- Law of “big” money: Most politicians in power and their kith and kin make “big” money by exercising their power and influence to the fullest. Common areas of involvement include land deals, educational institutions, power projects, coal mining, cricket associations, etc. Where there is “big” money to be made, expect the involvement of one or more politicians. If you find none, you can rest assured that there is an invisible hand. Recently, Beni Prasad of the UPA rightly pointed this out when he said, “I believe that Salman Khurshid would never get involved in a scam of Rs 71 lakhs because it is a very small amount. Had it been Rs 71 crore, it would have been more plausible.”
- Law of families and personal lives: Families of politicians are off limits when it comes to exposing scams. In other words, the ruling party will not go after the immediate family members of opposition leaders and vice-versa — a well understood and accepted quid pro quo. Digvijay Singh sincerely refers to this as “political ethics.” Gadkari captures it brilliantly when he says, “Char kaam hum unke karte hain, char kaam woh hamara karte hain.” Personal lives of politicians are also off limits. Multiple wives, extra marital affairs, sexual favors are all ignored. If exposed for some reason, rehabilitation is often just around the corner.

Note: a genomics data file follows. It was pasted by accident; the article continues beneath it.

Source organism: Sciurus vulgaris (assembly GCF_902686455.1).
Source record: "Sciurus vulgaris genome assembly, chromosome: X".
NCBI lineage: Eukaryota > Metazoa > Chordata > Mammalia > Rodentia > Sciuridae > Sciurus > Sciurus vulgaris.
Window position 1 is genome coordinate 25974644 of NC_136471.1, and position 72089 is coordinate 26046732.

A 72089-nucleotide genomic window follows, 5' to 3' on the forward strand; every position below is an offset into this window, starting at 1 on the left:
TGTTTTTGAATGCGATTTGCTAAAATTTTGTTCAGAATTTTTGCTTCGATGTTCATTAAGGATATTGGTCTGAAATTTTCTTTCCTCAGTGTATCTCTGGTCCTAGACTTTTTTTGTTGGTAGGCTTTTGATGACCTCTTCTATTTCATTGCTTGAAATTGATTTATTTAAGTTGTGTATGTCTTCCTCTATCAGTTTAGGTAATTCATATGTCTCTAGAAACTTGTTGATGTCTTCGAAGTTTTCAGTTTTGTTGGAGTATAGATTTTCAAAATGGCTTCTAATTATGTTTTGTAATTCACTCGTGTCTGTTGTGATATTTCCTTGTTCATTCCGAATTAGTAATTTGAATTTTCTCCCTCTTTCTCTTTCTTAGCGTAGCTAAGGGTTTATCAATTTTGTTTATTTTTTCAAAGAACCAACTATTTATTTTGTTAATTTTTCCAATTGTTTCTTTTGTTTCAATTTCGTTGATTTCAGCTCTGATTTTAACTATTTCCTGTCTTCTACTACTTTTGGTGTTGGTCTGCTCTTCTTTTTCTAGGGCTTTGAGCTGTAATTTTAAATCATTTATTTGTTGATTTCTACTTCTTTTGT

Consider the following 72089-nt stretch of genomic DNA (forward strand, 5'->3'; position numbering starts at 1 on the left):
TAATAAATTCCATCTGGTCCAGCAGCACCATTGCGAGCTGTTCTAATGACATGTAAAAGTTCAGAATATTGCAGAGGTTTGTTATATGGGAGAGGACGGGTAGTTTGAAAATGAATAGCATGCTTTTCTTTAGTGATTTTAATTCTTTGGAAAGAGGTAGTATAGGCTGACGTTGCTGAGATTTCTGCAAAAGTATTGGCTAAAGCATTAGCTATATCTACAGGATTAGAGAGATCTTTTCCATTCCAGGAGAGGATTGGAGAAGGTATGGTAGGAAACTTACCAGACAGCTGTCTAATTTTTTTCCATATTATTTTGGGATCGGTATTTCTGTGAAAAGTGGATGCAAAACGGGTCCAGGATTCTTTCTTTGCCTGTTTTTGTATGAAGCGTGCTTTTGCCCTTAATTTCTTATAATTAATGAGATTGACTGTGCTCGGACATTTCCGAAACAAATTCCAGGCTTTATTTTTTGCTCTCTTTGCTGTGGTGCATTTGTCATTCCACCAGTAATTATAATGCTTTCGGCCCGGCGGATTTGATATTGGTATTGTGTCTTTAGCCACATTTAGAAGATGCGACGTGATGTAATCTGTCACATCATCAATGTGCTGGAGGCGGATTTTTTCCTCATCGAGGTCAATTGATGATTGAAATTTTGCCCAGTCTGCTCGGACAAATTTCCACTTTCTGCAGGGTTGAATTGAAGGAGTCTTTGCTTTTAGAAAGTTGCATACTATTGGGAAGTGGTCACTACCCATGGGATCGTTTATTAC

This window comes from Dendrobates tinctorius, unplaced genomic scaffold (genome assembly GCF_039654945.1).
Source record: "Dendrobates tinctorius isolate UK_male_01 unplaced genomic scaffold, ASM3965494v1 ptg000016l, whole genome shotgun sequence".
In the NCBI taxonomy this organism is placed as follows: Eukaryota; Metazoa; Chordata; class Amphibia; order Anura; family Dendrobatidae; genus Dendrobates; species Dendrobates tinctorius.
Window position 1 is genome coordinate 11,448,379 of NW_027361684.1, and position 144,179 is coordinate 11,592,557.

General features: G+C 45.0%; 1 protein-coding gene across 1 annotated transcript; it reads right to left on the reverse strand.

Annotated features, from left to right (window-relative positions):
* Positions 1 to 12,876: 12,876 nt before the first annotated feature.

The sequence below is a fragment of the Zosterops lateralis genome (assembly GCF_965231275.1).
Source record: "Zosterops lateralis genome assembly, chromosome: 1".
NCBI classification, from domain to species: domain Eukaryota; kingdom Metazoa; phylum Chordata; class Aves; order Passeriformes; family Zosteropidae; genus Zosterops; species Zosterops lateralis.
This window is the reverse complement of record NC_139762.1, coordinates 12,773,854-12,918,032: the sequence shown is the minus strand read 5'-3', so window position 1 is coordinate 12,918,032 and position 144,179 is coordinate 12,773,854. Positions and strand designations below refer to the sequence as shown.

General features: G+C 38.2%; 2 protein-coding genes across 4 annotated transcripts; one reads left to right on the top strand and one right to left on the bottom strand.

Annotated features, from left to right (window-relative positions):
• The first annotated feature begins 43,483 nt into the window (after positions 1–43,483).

- Law of legal process: Investigations and court cases almost never produce anything of significance because they simply take so long that they become irrelevant. e.g., the Sukh Ram telecom scandal which took over a decade, Lalu Yadav’s fodder scam, Mulayam’s DA scam, the all important Bofors deal, to name a few. Most importantly, people involved in the process of investigations and cases can be bribed, eliminated, or if nothing else, transferred (a la Ashok Khemka). Also, politicians almost never go to jail. The more visible they are, the less likely they are to go to jail, no matter what the case against them might be. “I am open to any investigation. If found guilty I will quit politics.” Not surprisingly, starting with our erstwhile PM, this is the mantra of Indian politics.
- Law of enforced silence: People in power, especially politicians, prefer that you take them to court rather than spew allegations at them in the media. When there are allegations, the standard counter is to say, “If you have enough evidence, why not go to court? Why indulge in a trial by media?” The reality is that if you go to court, then the matter becomes “subjudice.” A convenient shield that virtually buries the issue for eternity.
Click here to read the rest of the article in The Economic Times